In a previous post I hinted at the tremendous theological depth I saw in a single very simple assumption about Jesus of Nazareth – a very pedestrian, un-theological assumption – that he was able to read and write his mother tongue.
The assumption of a basic functional literacy for Jesus makes a very unspectacular human claim – one which requires no miracle, no mysterious wisdom, no superhuman power. Literacy was a skill set that was a credible attainment for any first-born Jew of the age (as professor Craig A. Evans has shown – see the earlier post).
The historian might ask, “If Jesus could read and write, why don’t we have any of his writing?” And I think too many historians hold this question to be an unanswerable proof that Jesus was illiterate. However, it is just this lack of writing by Jesus that I find so theologically deep when taken in conjunction with a supposition that he could both read and write: What if the Word of God, when incarnate, had been perfectly able to render his purpose, his idea, his gift, his teaching, his gospel, under the discursive form of an authoritative text – but determined not to do so? Would this tell us anything about the divine attitude toward textual authority?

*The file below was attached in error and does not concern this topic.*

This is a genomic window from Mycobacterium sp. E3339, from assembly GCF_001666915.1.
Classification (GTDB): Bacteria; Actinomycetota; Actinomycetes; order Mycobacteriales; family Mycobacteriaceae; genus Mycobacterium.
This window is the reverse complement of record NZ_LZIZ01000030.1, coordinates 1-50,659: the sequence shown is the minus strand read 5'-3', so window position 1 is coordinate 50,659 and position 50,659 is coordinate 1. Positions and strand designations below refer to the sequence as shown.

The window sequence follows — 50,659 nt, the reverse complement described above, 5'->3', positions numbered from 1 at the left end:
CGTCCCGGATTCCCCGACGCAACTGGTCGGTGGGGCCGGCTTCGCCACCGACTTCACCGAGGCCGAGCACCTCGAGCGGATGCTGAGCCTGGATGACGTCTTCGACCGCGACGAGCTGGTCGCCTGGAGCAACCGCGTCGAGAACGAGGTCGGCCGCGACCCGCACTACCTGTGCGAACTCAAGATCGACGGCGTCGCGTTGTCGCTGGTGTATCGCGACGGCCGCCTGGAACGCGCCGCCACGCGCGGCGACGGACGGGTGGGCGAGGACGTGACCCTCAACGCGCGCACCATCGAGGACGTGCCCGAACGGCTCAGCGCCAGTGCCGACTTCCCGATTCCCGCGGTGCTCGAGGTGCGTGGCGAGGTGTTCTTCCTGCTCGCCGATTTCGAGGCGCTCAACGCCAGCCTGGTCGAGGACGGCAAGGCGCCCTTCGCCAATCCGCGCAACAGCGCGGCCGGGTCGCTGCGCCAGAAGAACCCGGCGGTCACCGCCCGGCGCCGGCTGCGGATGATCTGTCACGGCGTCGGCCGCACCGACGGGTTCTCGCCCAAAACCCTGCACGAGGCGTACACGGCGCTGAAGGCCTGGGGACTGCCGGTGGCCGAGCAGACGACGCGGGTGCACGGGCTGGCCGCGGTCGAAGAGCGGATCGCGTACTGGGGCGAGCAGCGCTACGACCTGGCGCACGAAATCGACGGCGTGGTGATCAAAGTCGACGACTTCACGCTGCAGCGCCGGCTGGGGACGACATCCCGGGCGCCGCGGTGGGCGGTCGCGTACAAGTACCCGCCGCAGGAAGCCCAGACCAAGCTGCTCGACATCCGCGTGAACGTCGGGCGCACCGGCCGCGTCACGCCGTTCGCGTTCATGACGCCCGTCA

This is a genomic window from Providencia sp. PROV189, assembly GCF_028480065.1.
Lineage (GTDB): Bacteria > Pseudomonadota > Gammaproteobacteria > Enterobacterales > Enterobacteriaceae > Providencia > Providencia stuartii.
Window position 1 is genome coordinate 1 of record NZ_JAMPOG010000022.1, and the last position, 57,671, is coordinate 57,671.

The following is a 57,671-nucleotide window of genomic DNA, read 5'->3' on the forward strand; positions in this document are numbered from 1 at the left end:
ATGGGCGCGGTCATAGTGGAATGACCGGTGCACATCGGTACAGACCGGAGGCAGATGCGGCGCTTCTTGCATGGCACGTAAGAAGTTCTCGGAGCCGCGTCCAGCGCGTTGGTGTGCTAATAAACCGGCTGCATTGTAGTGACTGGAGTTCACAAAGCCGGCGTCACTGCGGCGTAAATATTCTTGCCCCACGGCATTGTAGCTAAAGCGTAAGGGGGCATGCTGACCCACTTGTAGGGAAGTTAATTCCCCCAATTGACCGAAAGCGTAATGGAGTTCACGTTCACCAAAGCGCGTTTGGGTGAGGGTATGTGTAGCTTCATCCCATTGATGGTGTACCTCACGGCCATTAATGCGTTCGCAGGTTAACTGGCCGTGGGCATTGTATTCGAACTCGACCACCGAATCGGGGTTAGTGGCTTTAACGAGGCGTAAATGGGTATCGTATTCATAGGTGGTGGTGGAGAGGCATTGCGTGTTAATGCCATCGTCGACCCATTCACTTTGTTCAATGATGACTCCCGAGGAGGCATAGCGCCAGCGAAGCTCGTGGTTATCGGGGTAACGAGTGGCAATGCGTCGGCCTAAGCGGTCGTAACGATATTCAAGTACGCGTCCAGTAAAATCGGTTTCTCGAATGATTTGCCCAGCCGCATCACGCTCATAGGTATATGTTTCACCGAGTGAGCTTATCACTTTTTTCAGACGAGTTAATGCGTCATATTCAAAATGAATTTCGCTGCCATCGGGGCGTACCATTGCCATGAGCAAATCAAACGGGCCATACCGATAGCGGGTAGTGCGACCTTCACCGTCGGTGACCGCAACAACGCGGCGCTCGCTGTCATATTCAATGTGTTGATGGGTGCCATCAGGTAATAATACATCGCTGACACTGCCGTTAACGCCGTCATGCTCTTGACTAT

Nothing requires us to follow the historians who account for Jesus’ lack of writing by suggesting an illiterate ‘rustic’ teacher (of astonishing wisdom). For if we choose to see instead a deliberate decision against leaving such a sensitive artifact as an actual text, we may still join the historians in asking, Well indeed, why didn’t such a man leave any writings? However, by laying aside the picturesque assumption of illiteracy, we open up possibilities which tend to move the discussion away from dependence upon alleged Galilean literacy rates and in the direction of dependence upon divine will and divine wisdom.